Employee burnout is everywhere

Employee burnout is everywhere

According to new research from Fortune Forum, approximately 41% of surveyed workers in the United States suffer from burnout. This figure has risen over the last two years, and burnout is impacting employees physically and mentally. While burnout might sound like a new term, it actually comes from the 1970s. In 2019, the World Health Organization recognized burnout as a sign of chronic stress in the workplace.

As an employer, you may have already noticed signs of burnout in your organization. If so, it's not too late to make changes that avoid common problems that stem from this ongoing issue.

What does employee burnout look like?

Employee burnout has a number of side effects that may emerge during work. Even if you don't notice signs of burnout in your employees at first, it's important to note that some employees may hide their feelings. They may be hesitant to express discontentment because they have fears about the current job market.

Here are some of the most common signs that employees in your organization are experiencing burnout:

Disconnection from work

Workers who experience burnout feel less connected to the workplace. Employers and managers may notice that their employees aren't proactive or dedicated. This is a sign that employees are not feeling passionate about their current projects. In some cases, employees show signs of quiet quitting. They may express that they feel unappreciated or overworked before they begin contributing less to their current projects.

Lack of concentration

You may start noticing that some employees aren't giving their work the same attention they used to. They might make more mistakes, or they might start to complain that they aren't able to focus. This could be the result of major stress or a workplace that is loud, cramped, or uncomfortable.

Increased behavioral concerns

If your employees seem to have more behavioral issues than they used to, burnout might be the cause. Burnout can cause irritability and anger. Employees experiencing burnout may disregard workplace regulations and rules.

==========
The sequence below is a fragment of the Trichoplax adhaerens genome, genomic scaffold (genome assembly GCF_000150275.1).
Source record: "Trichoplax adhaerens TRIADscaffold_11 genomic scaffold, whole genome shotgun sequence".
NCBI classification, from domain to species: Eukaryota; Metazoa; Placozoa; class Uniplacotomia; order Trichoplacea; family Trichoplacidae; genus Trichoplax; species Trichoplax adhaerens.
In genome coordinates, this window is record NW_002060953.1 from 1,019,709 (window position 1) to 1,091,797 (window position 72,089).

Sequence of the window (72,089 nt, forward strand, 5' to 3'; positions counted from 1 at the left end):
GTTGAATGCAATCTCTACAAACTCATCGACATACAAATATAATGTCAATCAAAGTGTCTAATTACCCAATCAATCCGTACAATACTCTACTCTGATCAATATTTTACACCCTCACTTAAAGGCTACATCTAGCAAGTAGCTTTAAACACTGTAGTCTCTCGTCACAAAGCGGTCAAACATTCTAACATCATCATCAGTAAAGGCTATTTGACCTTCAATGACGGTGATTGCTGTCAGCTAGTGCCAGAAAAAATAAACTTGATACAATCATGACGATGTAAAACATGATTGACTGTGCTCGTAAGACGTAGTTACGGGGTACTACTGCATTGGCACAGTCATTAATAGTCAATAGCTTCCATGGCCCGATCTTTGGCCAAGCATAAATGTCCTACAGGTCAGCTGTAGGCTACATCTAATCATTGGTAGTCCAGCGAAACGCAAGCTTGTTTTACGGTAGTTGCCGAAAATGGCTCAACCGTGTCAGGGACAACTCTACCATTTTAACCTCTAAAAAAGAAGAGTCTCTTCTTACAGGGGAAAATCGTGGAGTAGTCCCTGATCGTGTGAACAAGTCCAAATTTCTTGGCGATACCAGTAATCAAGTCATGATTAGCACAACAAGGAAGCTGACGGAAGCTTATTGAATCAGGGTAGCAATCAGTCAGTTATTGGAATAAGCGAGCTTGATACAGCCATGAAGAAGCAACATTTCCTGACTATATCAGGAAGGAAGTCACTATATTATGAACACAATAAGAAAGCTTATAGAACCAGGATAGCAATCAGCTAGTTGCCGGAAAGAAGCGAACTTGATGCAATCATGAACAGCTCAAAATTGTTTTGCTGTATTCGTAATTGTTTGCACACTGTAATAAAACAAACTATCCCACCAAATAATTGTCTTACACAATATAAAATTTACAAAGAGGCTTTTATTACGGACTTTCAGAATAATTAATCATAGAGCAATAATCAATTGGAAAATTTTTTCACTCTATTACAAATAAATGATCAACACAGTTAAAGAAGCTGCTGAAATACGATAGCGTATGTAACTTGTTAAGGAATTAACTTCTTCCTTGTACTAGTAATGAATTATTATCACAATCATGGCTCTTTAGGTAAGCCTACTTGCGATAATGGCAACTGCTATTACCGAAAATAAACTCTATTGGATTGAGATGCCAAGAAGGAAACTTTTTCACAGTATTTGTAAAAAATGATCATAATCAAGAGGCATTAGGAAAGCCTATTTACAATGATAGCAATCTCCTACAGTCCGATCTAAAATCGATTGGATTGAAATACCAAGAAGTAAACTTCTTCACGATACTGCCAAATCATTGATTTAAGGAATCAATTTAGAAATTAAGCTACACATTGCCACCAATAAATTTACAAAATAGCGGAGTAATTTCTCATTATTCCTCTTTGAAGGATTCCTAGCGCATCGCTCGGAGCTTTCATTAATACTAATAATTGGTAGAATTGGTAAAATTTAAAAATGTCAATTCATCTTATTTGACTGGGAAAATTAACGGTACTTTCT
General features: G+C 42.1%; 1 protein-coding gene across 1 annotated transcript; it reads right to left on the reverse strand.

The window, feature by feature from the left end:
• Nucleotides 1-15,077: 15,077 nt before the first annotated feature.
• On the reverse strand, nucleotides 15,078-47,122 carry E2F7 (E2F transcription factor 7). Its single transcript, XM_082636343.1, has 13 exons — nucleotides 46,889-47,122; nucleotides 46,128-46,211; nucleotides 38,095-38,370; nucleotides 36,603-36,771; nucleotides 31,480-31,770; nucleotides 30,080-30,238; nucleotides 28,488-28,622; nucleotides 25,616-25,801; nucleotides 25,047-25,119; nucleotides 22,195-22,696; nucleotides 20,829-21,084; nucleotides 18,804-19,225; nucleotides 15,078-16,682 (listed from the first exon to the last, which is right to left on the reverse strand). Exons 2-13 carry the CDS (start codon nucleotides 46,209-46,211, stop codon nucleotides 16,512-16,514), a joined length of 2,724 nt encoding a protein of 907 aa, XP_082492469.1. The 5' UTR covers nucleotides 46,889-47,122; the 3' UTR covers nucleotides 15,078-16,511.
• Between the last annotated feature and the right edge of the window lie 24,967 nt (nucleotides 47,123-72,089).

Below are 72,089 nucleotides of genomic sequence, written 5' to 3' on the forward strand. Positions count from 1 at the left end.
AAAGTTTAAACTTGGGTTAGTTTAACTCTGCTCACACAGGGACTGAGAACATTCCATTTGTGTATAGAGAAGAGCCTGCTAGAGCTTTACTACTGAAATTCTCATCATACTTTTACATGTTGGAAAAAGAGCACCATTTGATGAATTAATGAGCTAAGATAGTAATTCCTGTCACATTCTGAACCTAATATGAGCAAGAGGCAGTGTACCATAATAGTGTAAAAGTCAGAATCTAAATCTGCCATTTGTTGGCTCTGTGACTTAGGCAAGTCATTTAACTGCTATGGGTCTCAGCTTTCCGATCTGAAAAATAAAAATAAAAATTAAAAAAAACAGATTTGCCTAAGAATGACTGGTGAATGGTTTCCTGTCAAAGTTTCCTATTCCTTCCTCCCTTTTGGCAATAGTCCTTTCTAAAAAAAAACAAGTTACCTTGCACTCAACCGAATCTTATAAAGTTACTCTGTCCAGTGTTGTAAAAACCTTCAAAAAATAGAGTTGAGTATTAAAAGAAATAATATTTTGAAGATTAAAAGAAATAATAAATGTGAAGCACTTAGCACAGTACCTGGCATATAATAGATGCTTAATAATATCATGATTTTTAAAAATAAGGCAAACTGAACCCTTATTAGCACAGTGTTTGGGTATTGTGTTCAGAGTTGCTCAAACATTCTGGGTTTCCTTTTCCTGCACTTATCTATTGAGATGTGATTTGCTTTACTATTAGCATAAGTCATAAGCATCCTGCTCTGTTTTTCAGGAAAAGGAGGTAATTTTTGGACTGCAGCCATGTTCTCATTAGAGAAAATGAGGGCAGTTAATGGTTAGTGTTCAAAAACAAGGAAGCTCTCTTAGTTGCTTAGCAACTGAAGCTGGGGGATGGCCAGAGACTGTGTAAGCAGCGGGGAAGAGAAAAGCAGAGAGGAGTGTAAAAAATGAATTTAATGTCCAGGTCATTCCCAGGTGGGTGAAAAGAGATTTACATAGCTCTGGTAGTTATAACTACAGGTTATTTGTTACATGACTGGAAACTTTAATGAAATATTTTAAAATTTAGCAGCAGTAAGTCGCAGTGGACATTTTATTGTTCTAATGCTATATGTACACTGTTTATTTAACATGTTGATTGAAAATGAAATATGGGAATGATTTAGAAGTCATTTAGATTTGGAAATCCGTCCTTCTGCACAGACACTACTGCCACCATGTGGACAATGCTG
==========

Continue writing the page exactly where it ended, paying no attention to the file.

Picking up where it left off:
Strong desire for additional opportunities

Burnout commonly presents when employees don't feel that they have access to additional opportunities. They may express disappointment that they aren't considered for promotions or that training programs aren't available to them.

The impacts of employee burnout

Employee burnout has major implications for workers as well as for the job market. These are some of the ways in which employee burnout could impact your workplace:

More employees are looking for new jobs

One of the most significant impacts of employee burnout is that more workers are looking for new roles. Research shows that about one-third of workers are looking for new positions in 2023. Many of these individuals cite a toxic previous workplace as the reason why. Good employers can attract new talent looking for better opportunities by demonstrating the benefits their workplace offers.

Employees have expectations for the workplace

When employees leave behind their previous roles, they want to know that they'll have a better experience elsewhere. This means that employers need to take strides to improve employee resources and provide benefits packages that not only attract new employees but also retain them.

Missed deadlines

Employee burnout affects more than the job market. In fact, it can also affect your ability to provide high-quality goods and services for clients. Burnout can cause employees to leave their positions or to quiet quit, which means you won't be working with the same steam you had previously. When your organization is no longer able to complete projects, it can impact your income.

Increased use of sick days

Burnout takes a physical toll on employees as well as an emotional one. Stress can have long-term physical effects, including chronic pain, exhaustion, and lowered immunity. That lowered immunity can lead to frequent illness, particularly during cold and flu seasons.